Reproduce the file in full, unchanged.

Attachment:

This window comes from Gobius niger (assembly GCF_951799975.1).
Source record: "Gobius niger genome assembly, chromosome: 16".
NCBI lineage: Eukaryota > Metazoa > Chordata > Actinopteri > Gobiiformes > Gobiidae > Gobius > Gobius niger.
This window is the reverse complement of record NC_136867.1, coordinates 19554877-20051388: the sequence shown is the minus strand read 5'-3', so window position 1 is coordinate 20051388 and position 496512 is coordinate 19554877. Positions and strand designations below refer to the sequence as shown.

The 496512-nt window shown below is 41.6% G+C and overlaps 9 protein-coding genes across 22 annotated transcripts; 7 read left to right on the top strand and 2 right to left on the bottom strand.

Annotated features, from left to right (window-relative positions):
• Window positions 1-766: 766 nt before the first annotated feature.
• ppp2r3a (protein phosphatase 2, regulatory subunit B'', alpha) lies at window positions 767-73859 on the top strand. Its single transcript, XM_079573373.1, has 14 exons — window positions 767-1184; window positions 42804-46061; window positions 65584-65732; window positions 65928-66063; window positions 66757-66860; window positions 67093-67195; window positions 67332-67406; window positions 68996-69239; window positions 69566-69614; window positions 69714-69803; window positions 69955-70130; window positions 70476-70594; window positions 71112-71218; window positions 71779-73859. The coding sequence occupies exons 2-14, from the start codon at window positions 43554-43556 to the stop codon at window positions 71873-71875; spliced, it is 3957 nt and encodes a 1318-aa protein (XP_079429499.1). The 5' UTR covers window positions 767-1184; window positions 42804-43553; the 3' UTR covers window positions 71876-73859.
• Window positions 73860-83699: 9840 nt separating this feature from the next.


This window comes from Gobius niger (assembly GCF_951799975.1).
Source record: "Gobius niger genome assembly, chromosome: 16".
NCBI lineage: Eukaryota > Metazoa > Chordata > Actinopteri > Gobiiformes > Gobiidae > Gobius > Gobius niger.
This window is the reverse complement of record NC_136867.1, coordinates 19554877-20051388: the sequence shown is the minus strand read 5'-3', so window position 1 is coordinate 20051388 and position 496512 is coordinate 19554877. Positions and strand designations below refer to the sequence as shown.

The 496512-nt window shown below is 41.6% G+C and overlaps 9 protein-coding genes across 22 annotated transcripts; 7 read left to right on the top strand and 2 right to left on the bottom strand.

Annotated features, from left to right (window-relative positions):
• Window positions 1-766: 766 nt before the first annotated feature.
• ppp2r3a (protein phosphatase 2, regulatory subunit B'', alpha) lies at window positions 767-73859 on the top strand. Its single transcript, XM_079573373.1, has 14 exons — window positions 767-1184; window positions 42804-46061; window positions 65584-65732; window positions 65928-66063; window positions 66757-66860; window positions 67093-67195; window positions 67332-67406; window positions 68996-69239; window positions 69566-69614; window positions 69714-69803; window positions 69955-70130; window positions 70476-70594; window positions 71112-71218; window positions 71779-73859. The coding sequence occupies exons 2-14, from the start codon at window positions 43554-43556 to the stop codon at window positions 71873-71875; spliced, it is 3957 nt and encodes a 1318-aa protein (XP_079429499.1). The 5' UTR covers window positions 767-1184; window positions 42804-43553; the 3' UTR covers window positions 71876-73859.
• Window positions 73860-83699: 9840 nt separating this feature from the next.